Raw Diet for Dogs

Many people believe that a raw diet is the healthiest choice for their dog. For thousands of years raw food provided all the nutrients a dog needed. Most raw food diets are based on raw meat and bones. Included are smaller amounts of raw vegetables, grains and supplements. Basically, this type of diet is composed of the same foods you eat only nothing is cooked.

Proponents of feeding raw food cite benefits including increased resistance to disease, decreased allergies and arthritis, healthier teeth and gums, fewer parasites (including fleas), and decreased doggie odor. Cooking foods can destroy vital nutrients.

Those opposed to following this type of diet focus on concerns about dietary imbalances, bacteria and potential danger from bones. Most holistic vets will agree that there are some risks associated with feeding raw meat and bones.

Slaughter house meat and factory farmed eggs are often contaminated with bacteria including e.coli and salmonella. Dogs are more resistant to this type of food poisoning due to a shorter digestive tract, however this risk is still real especially for senior dogs, puppies and those in poor health.

Thinking about switching to a raw diet for your dog? The first thing to do is talk with your veterinarian, and get a few good books on the subject. There are many opinions about what’s good and what’s not. Books that we recommend include:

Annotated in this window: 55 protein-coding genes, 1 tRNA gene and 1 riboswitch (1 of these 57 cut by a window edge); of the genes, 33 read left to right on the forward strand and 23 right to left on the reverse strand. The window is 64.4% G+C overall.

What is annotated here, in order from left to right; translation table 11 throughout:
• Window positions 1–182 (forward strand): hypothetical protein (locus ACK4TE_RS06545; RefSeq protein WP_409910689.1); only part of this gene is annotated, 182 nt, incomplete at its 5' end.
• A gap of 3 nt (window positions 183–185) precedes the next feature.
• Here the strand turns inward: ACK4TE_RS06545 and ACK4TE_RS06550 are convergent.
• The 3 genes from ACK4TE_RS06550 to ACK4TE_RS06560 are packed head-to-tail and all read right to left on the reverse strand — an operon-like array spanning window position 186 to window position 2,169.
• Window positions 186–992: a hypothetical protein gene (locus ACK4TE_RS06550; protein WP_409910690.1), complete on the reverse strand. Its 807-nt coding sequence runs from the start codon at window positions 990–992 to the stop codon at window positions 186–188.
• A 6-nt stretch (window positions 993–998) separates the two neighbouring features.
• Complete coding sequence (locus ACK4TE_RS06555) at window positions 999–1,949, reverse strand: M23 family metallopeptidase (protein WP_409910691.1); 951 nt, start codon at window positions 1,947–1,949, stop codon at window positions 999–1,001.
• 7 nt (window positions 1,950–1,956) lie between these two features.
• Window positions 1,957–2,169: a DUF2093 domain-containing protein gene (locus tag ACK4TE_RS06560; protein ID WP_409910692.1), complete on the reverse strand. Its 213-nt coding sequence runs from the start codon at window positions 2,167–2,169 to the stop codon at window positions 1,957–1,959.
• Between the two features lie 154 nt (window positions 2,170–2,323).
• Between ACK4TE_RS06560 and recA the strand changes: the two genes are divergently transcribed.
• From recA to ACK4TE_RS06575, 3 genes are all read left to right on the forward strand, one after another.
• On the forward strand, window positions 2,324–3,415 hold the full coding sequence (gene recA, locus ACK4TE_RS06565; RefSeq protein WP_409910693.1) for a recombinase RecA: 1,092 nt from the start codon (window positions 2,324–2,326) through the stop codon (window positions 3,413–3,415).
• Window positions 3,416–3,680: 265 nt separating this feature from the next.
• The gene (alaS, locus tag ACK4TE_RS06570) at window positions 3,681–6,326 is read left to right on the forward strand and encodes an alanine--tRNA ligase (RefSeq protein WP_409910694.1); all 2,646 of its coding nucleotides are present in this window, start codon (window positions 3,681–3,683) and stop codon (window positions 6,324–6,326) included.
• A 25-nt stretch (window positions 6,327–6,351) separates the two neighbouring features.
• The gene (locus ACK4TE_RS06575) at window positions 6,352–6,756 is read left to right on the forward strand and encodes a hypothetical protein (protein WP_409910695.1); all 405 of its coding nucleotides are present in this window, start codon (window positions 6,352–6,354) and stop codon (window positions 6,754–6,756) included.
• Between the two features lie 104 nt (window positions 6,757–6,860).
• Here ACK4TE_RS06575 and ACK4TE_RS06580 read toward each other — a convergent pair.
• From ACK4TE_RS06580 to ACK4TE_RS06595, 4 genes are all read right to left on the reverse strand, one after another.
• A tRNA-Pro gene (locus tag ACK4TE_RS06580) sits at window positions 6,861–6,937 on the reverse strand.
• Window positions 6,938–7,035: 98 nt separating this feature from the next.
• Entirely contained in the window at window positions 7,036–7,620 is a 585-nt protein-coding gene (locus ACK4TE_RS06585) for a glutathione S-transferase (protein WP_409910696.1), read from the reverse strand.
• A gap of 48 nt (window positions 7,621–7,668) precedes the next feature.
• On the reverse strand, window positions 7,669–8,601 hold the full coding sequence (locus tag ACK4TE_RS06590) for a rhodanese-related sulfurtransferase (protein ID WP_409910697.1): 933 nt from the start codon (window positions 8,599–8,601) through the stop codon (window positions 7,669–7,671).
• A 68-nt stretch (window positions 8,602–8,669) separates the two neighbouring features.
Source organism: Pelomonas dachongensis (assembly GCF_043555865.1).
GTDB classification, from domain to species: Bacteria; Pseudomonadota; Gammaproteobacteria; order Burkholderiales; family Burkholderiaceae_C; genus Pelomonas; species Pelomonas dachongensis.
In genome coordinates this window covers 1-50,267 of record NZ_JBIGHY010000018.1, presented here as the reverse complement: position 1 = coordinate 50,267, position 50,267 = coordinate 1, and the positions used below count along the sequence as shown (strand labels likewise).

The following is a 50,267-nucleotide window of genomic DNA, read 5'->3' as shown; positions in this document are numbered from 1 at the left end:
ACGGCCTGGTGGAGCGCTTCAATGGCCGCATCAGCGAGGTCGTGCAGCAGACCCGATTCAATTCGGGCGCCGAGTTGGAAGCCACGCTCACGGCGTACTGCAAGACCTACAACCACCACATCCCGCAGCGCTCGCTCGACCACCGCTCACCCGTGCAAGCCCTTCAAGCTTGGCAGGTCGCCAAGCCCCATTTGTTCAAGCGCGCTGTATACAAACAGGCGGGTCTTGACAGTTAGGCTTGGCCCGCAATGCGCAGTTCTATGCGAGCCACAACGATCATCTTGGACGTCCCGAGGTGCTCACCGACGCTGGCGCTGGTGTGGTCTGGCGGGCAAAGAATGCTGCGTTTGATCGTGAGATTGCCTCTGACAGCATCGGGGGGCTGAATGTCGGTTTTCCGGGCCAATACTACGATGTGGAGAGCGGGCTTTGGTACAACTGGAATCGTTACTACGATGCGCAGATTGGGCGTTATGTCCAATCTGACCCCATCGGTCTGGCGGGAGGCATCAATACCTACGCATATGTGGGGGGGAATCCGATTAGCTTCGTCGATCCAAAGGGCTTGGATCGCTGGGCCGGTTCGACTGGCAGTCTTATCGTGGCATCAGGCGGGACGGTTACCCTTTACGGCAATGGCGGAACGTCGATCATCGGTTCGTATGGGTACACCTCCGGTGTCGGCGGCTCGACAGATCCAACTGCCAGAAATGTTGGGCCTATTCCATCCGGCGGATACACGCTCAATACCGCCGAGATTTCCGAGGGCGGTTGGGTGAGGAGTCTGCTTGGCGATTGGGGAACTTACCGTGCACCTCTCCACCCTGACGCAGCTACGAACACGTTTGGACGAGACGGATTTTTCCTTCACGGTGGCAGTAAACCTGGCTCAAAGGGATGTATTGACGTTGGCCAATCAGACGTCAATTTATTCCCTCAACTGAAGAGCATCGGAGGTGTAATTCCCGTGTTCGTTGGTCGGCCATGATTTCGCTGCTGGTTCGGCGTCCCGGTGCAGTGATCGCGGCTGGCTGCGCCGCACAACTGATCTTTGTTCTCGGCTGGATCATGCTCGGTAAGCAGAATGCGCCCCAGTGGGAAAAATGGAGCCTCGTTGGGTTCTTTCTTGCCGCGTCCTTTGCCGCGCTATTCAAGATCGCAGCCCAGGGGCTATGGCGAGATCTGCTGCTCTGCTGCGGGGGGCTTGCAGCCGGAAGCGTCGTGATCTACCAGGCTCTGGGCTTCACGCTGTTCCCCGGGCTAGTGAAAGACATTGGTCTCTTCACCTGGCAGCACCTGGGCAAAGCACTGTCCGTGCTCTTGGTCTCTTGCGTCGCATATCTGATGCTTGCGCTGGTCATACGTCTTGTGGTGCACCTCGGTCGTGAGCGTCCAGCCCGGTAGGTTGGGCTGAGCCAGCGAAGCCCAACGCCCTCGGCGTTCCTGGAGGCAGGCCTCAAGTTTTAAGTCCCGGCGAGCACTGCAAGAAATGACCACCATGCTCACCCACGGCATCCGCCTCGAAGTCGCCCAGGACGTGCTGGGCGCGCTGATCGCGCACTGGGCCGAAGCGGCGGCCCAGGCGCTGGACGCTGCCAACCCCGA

Home-Prepared Dog & Cat Diets: the Healthful Alternative

Raw Dog Food: Make It Easy for You and Your Dog

Dr. Pitcairn's New Complete Guide to Natural Health for Dogs and Cats

When feeding raw food it is important to follow good food safety practices to keep both your family and canine companion healthy.

  • Be sure to wash you hands, bowls, utensils, counter and your dogs bowl after contact with any raw meat.
  • Never leave food down for more than 15 - 20 minutes.
  • Any leftovers should be thrown out or stored in the refrigerator then cooked for the next meal.

A growing number of companies are offering frozen and freeze dried raw diets. When researching these prepared foods do your homework and read the labels carefully. It is important to remember that raw just means uncooked. It doesn’t necessarily imply quality or balanced nutrition.

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